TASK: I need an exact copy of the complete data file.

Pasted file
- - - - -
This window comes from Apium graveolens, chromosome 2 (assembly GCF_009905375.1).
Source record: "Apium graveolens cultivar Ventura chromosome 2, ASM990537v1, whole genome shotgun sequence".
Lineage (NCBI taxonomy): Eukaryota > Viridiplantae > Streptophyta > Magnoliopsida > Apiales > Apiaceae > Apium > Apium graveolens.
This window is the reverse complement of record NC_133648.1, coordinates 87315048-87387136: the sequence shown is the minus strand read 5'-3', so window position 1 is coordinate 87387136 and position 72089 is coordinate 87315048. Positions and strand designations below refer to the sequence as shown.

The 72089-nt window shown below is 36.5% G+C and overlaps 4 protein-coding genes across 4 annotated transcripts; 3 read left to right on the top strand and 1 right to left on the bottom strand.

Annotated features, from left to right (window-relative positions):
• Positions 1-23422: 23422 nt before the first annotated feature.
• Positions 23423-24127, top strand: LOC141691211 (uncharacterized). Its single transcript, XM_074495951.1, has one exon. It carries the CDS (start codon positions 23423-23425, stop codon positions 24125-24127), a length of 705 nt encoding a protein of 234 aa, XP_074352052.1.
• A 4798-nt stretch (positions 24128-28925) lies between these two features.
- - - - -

This window comes from Apium graveolens, chromosome 2 (assembly GCF_009905375.1).
Source record: "Apium graveolens cultivar Ventura chromosome 2, ASM990537v1, whole genome shotgun sequence".
Lineage (NCBI taxonomy): Eukaryota > Viridiplantae > Streptophyta > Magnoliopsida > Apiales > Apiaceae > Apium > Apium graveolens.
This window is the reverse complement of record NC_133648.1, coordinates 87315048-87387136: the sequence shown is the minus strand read 5'-3', so window position 1 is coordinate 87387136 and position 72089 is coordinate 87315048. Positions and strand designations below refer to the sequence as shown.

The 72089-nt window shown below is 36.5% G+C and overlaps 4 protein-coding genes across 4 annotated transcripts; 3 read left to right on the top strand and 1 right to left on the bottom strand.

Annotated features, from left to right (window-relative positions):
• Positions 1-23422: 23422 nt before the first annotated feature.
• Positions 23423-24127, top strand: LOC141691211 (uncharacterized). Its single transcript, XM_074495951.1, has one exon. It carries the CDS (start codon positions 23423-23425, stop codon positions 24125-24127), a length of 705 nt encoding a protein of 234 aa, XP_074352052.1.
• A 4798-nt stretch (positions 24128-28925) lies between these two features.